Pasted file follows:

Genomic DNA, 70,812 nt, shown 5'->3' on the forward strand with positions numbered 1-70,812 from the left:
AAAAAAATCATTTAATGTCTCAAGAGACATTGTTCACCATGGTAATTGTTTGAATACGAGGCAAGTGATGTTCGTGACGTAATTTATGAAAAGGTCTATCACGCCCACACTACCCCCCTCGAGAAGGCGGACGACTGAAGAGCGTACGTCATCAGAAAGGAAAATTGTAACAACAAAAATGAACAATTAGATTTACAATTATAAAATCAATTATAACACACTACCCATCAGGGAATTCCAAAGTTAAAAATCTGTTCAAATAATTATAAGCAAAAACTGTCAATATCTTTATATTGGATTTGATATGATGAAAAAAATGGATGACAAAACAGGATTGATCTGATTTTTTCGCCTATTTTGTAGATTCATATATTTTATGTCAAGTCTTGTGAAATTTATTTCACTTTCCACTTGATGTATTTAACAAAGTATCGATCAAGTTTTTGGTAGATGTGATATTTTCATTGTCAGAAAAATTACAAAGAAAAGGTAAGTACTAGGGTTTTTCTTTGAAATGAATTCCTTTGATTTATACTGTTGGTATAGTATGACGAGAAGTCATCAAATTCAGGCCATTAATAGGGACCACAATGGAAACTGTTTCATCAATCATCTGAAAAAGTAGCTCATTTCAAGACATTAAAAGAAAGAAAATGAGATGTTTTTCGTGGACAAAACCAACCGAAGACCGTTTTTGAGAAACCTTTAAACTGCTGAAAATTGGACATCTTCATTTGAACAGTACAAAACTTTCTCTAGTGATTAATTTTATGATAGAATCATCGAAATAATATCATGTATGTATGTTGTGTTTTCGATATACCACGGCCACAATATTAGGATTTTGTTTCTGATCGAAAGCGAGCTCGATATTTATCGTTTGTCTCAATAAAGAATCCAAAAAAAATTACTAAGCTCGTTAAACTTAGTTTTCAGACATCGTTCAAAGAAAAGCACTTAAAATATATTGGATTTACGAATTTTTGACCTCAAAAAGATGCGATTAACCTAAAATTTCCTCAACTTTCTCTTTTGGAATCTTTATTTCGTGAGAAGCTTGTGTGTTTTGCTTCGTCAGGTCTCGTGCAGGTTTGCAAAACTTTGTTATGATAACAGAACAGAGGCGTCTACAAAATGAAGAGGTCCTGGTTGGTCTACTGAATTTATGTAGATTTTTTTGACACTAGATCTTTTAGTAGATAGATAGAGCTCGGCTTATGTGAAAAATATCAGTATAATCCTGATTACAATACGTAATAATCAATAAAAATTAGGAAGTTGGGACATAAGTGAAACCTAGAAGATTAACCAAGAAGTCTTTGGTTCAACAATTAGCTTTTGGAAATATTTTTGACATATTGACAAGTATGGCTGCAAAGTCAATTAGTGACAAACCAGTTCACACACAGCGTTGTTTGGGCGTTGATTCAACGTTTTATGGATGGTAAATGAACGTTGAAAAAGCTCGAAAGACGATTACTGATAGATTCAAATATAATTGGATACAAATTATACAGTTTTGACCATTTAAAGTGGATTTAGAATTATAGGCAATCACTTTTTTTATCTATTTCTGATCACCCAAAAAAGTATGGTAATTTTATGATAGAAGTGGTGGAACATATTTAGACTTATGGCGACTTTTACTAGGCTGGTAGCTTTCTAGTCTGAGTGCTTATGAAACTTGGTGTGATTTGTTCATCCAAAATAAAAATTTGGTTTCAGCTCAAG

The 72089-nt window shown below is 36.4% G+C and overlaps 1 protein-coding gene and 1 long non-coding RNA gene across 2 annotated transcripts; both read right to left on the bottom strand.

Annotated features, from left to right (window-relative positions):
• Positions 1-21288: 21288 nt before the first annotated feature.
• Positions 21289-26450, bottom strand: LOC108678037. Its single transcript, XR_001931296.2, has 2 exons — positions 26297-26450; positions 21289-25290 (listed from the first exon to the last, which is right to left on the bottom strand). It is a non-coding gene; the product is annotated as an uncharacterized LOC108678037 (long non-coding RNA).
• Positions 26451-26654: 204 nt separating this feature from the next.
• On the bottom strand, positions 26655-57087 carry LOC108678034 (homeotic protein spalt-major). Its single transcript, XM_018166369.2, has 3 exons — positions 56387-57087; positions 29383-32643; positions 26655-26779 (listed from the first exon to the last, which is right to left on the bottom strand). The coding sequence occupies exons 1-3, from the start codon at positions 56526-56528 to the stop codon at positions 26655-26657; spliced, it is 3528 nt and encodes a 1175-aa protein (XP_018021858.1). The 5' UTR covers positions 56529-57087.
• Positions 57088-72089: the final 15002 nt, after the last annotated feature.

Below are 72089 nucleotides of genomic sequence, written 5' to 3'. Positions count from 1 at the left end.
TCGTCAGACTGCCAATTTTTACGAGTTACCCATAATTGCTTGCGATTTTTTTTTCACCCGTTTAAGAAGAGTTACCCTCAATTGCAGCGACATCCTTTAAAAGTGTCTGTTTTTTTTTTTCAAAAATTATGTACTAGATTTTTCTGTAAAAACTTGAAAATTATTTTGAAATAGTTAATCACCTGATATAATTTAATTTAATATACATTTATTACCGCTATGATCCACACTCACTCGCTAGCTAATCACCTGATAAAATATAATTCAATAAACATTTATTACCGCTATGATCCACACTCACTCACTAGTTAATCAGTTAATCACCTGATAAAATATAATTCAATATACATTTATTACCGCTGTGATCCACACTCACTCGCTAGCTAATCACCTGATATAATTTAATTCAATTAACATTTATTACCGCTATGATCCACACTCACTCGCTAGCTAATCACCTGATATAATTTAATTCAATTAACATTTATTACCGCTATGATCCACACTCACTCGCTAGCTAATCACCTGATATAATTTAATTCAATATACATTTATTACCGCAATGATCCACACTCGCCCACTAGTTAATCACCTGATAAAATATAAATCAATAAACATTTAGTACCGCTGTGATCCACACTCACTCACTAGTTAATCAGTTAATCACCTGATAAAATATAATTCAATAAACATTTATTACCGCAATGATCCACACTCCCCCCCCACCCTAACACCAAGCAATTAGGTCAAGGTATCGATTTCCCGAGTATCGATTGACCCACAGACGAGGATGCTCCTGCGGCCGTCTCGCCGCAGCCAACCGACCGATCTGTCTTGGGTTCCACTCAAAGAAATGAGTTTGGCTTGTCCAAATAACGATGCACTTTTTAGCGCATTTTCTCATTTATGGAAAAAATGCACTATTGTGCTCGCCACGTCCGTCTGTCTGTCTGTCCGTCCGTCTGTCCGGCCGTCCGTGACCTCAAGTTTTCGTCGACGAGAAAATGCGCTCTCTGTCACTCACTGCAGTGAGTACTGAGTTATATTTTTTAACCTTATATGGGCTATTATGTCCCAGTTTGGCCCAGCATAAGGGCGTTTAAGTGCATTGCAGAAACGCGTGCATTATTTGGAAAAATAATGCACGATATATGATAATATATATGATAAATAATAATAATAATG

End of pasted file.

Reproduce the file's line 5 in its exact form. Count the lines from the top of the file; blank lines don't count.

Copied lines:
• Positions 1-21288: 21288 nt before the first annotated feature.